Your humble columnist spent much of the last week discussing with friends how Donald Trump won the election in the United States. Mr. Trump capitalized upon rural conservative voters’ anger at the secular establishment that continuously insults them and looks down on them, their affection for a macho strongman image, their desire for change, and similar factors.
Then it dawned on me where else this occurred recently: Turkey. Searching various news sites, it did not take long to find others who noticed the parallel. Steven Cook, writing for the Politico news site, offers the following:
Like Erdogan’s supporters, the predominantly middle-class and rural voters without college degrees who delivered the White House to Trump are deeply suspicious of the elites. When Erdogan’s Justice and Development Party, also known as AKP, first came to power in 2002, it represented voters from the Anatolian heartland, Kurds and pious Turks, many of whom had felt shunned and repressed by the Istanbul and Ankara elite. The members of the Turkish establishment—educated at the exclusive Galatasaray Lisesi high school and Bogazici University (which might as well be Vassar on the Bosphorus), Ankara University’s Faculty of Political Science and Economics or, of course, the military academy—looked down on the AKP’s constituents.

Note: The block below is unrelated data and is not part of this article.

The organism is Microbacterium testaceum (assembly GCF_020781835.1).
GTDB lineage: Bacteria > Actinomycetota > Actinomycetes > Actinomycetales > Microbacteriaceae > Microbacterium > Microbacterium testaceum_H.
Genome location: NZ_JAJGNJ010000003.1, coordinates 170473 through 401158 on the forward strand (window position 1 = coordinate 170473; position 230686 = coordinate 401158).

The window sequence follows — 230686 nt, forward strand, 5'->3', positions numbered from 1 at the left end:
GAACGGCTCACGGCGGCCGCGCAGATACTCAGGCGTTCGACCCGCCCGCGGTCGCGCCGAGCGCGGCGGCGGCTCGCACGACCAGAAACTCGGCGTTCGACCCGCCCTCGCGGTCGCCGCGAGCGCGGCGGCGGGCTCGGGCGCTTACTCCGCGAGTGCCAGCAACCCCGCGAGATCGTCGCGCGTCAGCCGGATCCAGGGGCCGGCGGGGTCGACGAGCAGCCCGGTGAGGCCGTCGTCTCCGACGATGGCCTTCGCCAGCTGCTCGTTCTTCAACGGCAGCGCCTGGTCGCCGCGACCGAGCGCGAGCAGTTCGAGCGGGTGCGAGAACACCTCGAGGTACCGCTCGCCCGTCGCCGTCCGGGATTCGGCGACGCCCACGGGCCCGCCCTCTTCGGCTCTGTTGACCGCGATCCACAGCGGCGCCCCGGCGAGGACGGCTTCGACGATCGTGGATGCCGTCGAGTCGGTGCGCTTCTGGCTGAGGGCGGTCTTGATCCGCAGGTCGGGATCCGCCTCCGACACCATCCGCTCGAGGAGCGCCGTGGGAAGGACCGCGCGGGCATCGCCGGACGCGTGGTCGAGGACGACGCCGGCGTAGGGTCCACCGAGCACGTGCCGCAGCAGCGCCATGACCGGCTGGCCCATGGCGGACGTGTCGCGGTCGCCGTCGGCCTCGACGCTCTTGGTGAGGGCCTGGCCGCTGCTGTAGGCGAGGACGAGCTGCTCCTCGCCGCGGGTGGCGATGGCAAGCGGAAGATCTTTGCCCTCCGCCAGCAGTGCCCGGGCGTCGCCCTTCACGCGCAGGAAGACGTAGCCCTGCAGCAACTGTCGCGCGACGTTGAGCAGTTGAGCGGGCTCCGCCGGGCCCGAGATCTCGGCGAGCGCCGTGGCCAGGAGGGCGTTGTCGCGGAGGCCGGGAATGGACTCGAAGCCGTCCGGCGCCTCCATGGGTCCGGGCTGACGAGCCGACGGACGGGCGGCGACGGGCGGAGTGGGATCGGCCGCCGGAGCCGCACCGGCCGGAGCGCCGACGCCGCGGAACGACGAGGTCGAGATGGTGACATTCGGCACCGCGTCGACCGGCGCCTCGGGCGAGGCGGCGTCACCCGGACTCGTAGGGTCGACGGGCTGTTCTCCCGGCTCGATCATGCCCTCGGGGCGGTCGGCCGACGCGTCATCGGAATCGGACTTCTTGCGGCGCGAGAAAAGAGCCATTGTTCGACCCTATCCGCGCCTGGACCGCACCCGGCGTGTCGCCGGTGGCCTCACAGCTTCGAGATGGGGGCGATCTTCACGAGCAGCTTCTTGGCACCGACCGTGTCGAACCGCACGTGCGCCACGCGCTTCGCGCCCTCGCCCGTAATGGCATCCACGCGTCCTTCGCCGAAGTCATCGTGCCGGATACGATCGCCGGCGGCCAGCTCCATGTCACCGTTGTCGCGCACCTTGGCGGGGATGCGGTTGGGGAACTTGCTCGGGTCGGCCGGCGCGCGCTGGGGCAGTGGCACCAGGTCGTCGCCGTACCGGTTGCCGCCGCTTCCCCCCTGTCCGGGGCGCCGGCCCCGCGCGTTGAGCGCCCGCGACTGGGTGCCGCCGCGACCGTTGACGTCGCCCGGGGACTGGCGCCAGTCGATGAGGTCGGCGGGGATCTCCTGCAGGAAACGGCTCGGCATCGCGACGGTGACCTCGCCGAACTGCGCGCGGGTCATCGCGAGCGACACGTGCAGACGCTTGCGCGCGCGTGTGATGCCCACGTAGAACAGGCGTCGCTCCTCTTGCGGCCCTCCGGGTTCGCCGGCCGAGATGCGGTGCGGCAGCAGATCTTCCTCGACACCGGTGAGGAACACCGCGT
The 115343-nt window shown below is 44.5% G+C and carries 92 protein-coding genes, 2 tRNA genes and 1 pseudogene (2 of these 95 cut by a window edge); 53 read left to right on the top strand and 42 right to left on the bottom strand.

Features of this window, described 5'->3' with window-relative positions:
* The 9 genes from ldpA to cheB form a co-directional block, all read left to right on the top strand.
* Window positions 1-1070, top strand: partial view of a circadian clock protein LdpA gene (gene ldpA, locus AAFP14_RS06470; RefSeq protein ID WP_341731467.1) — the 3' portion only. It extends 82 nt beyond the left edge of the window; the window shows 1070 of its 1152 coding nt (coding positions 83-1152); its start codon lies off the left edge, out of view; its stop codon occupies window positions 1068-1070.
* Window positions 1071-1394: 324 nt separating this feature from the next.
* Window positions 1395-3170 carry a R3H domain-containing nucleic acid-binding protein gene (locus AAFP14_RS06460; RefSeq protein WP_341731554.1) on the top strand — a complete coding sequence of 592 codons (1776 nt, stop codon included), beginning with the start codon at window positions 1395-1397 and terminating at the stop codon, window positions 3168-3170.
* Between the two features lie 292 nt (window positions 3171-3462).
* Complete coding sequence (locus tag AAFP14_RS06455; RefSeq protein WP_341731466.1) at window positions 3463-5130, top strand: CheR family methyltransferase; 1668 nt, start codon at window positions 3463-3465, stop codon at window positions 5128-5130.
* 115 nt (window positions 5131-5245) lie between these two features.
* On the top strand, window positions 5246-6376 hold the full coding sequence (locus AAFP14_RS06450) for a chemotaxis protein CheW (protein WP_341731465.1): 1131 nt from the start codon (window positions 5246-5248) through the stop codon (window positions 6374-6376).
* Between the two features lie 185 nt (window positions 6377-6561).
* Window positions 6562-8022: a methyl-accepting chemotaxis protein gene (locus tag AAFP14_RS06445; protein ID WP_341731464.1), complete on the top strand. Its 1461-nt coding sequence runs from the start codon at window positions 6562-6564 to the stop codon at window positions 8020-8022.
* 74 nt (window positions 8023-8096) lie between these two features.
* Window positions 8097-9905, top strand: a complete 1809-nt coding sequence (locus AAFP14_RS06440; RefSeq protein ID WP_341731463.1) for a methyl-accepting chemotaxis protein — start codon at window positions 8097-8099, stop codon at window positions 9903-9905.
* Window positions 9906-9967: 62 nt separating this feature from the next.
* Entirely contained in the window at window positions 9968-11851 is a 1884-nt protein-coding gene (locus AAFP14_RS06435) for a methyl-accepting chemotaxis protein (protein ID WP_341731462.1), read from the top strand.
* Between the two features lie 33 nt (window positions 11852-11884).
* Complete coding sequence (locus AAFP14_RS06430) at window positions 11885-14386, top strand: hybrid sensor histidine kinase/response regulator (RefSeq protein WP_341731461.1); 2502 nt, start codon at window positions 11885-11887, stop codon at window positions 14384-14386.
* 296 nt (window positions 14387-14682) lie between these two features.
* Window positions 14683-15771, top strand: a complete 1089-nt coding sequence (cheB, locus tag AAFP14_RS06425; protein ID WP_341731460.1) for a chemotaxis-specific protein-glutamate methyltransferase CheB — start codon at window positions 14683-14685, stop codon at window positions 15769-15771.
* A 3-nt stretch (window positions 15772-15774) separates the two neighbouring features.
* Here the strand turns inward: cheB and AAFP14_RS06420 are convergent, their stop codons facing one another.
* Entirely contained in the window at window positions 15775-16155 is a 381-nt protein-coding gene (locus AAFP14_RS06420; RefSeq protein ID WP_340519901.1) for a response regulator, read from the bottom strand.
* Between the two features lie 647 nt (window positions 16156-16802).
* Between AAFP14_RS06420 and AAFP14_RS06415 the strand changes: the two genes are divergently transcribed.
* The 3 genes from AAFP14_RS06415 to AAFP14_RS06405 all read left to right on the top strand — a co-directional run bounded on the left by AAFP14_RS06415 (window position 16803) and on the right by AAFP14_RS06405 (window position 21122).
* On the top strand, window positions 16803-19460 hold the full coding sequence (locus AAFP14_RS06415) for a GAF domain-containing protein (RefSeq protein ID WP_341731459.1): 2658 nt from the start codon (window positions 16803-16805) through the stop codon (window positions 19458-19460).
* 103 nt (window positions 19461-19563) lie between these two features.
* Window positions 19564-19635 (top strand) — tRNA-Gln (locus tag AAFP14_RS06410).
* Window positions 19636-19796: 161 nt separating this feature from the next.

Another well-known American political scientist and strident Trump critic, Stephen Walt of Harvard, compares Trump’s personality and manner to that of Erdogan and Putin. He then goes on to warn his readers about how to recognize dictatorial tendencies in a Trump administration. This very thought – that an elected leader can be a dictator – sends Mr. Erdogan into a rage every time he hears it, of course. For the likes of Erdogan (and perhaps Trump), if you win the election you get to do what you want. That’s democracy. So it came as no surprise that Mr. Erdogan this week told his audiences to “stop calling Trump a dictator.”
Professor Walt warns his readers that Mr. Trump seems to be a vindictive man “who will go to extreme lengths to punish his opponents and will break a promise in a heartbeat and without remorse.” That sounds familiar to those of us who have been watching events in Turkey, of course. He also accuses Trump of having “little respect for existing norms and rules.” Familiar again. Then he describes Trump supporters as believing their country is under siege from “liberal elites, people of color, immigrants of all sorts, and shadowy foreign influences.” If “people of color” can mean Kurds (and there are a lot of parallels), and “immigrants” can mean any foreigner, then it might as well be a typical Anatolian AKP voter he is describing – especially if we add a lot of emphasis to “shadowy foreign influences”. He might have added something about misogynistic statements from both men too.